Again we would like to thank everyone for their participation at the initial Capacity Building and TESSA Training Stakeholder Consultations which were held in Penang, Kota Kinabalu and Kuala Lumpur in May and June 2018, and if you have any other inquiries or would like an extension of time to submit the application form, please contact Melissa Payne via email

Dr Lydia Cole & Dr Jenny Hodgson visit Borneo to meet with partners & explore landscapes involved in the NERC-funded project: Decision support for restoring ecological networks in rapidly developing, biodiverse countries.

The kind residents of Kampung Sikalabaan, in Sabah’s Heart of Borneo region, showed us around their community forest and farmland for the day.

Business cards, Butterflies and Boats in Borneo:

Whilst everyone was sweltering under abnormally tropical temperatures in the UK during July, Dr Jenny Hodgson and I (Dr Lydia Cole) were enjoying a relatively temperate time in the Tropics. We spent the majority of the month in Malaysia and Indonesia, visiting the partners and landscapes that are involved in our NERC-funded project: Decision support for restoring ecological networks in rapidly developing, biodiverse countries. Ghana is the other country involved in the project, which we had the privilege to visit back in April (reported on here). This time, road trip around Southeast Asia!

Our travels started with a stop-off in Kuching, Sarawak, to attend the Association of Tropical Biology and Conservation’s (ATBC) annual meeting, entitled Linking Natural History and the Conservation of Tomorrow’s Tropical Ecosystems. It was a fascinating five days, attended by a huge range of nationalities talking on a similarly wide variety of topics. Jenny presented on Condatis, and I on the long-term ecology of tropical peatlands (another passion). Many of our collaborators were also there presenting, including: Professor Jane Hill and Dr Sarah Scriven from the University of York, and Dr Jed Brodie and Dr Sara Williams from the University of Montana. And we made some useful contacts for the Condatis project, as my new collection of business cards testifies.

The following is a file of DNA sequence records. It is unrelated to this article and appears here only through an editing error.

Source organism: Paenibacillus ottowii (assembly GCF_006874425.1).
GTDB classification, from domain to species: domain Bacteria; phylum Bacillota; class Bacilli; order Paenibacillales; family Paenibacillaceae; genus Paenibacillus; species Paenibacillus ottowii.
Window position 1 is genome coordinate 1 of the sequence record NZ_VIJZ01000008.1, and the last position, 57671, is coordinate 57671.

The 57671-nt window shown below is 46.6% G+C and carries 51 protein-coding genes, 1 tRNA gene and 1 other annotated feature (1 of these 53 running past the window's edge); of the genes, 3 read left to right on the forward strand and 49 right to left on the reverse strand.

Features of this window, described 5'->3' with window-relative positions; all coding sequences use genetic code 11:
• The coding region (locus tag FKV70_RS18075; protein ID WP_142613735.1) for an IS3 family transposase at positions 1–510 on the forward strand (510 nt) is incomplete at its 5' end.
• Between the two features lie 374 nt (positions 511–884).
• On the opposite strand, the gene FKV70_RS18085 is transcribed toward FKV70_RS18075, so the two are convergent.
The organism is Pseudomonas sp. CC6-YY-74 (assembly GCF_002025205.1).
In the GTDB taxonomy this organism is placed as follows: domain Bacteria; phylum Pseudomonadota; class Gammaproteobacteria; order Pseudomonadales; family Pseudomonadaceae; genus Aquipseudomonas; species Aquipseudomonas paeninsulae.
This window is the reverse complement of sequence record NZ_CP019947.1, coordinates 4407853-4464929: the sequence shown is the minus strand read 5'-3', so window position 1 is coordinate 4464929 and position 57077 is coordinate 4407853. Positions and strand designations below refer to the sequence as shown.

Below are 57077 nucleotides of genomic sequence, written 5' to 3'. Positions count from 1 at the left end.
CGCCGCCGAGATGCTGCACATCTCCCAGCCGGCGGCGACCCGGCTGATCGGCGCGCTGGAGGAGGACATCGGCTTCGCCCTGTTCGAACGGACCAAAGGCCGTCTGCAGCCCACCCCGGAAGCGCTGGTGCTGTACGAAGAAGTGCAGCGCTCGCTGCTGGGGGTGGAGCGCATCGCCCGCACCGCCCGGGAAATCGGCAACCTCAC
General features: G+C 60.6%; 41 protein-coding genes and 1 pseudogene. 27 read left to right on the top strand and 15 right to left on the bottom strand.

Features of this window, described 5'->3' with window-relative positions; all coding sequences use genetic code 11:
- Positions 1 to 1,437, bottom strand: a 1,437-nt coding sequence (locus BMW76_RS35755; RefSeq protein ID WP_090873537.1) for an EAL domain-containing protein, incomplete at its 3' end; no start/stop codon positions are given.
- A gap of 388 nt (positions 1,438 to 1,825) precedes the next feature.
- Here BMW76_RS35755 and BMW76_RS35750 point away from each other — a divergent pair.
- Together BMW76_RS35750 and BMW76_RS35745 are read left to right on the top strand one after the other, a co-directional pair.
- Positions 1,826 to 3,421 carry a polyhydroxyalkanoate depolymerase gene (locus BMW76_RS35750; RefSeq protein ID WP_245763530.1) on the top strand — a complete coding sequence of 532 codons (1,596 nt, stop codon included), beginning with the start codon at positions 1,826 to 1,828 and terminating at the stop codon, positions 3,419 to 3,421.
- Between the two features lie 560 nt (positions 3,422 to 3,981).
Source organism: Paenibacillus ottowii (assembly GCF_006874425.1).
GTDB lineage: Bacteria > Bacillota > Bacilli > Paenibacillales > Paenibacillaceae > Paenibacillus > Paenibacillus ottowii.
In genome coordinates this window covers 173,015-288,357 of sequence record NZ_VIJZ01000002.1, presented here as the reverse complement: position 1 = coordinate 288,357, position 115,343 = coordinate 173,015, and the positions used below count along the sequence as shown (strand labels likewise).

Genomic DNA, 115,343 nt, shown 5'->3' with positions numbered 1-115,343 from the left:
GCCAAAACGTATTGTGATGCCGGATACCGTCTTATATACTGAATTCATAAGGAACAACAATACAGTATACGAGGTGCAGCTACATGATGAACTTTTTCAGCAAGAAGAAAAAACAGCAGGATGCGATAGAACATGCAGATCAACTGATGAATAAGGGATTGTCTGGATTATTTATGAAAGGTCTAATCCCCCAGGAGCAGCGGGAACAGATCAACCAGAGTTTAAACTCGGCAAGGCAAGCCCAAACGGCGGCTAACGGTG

Jenny presenting the concepts of Condatis to the participants of our training workshop at Universiti Malaysia Sabah (UMS).

Just hours after the closing ceremony of the conference had finished (and the after party was likely still in full swing!), we flew on to Kota Kinabalu in Sabah. In order for us ecologists to understand the human-component of the forested landscapes in the region, we were extremely fortunate to be invited to visit several different communities with PACOS Trust (an inspiring charity supporting indigenous communities in Sabah). So the next morning, five of us, equipped with walking boots and mosquito nets, headed upstream, into the Heart of Borneo.

Travelling by boat to the village (kampung) of Sikalabaan, about two hours up-river from Kampung Salong, where the road ends.

We spent three nights in the “cultural house” of Kampung Sikalabaan, along with a dozen other men and boys who were visiting in order to attend training on how to fix boat motors, organised by PACOS. These communities rely on mechanised boats to travel between villages, to school, to obtain provisions and to generate an income; with replacement parts for engines being so expensive, it is important that people know how to fix them. PACOS offers training courses for members of indigenous communities across Sabah, on subjects ranging from how to plant chilli peppers, fix broken machinery, to how to make soap, with the aim of improving their capacity to sustain a low-impact livelihood in the often remote locations they occupy.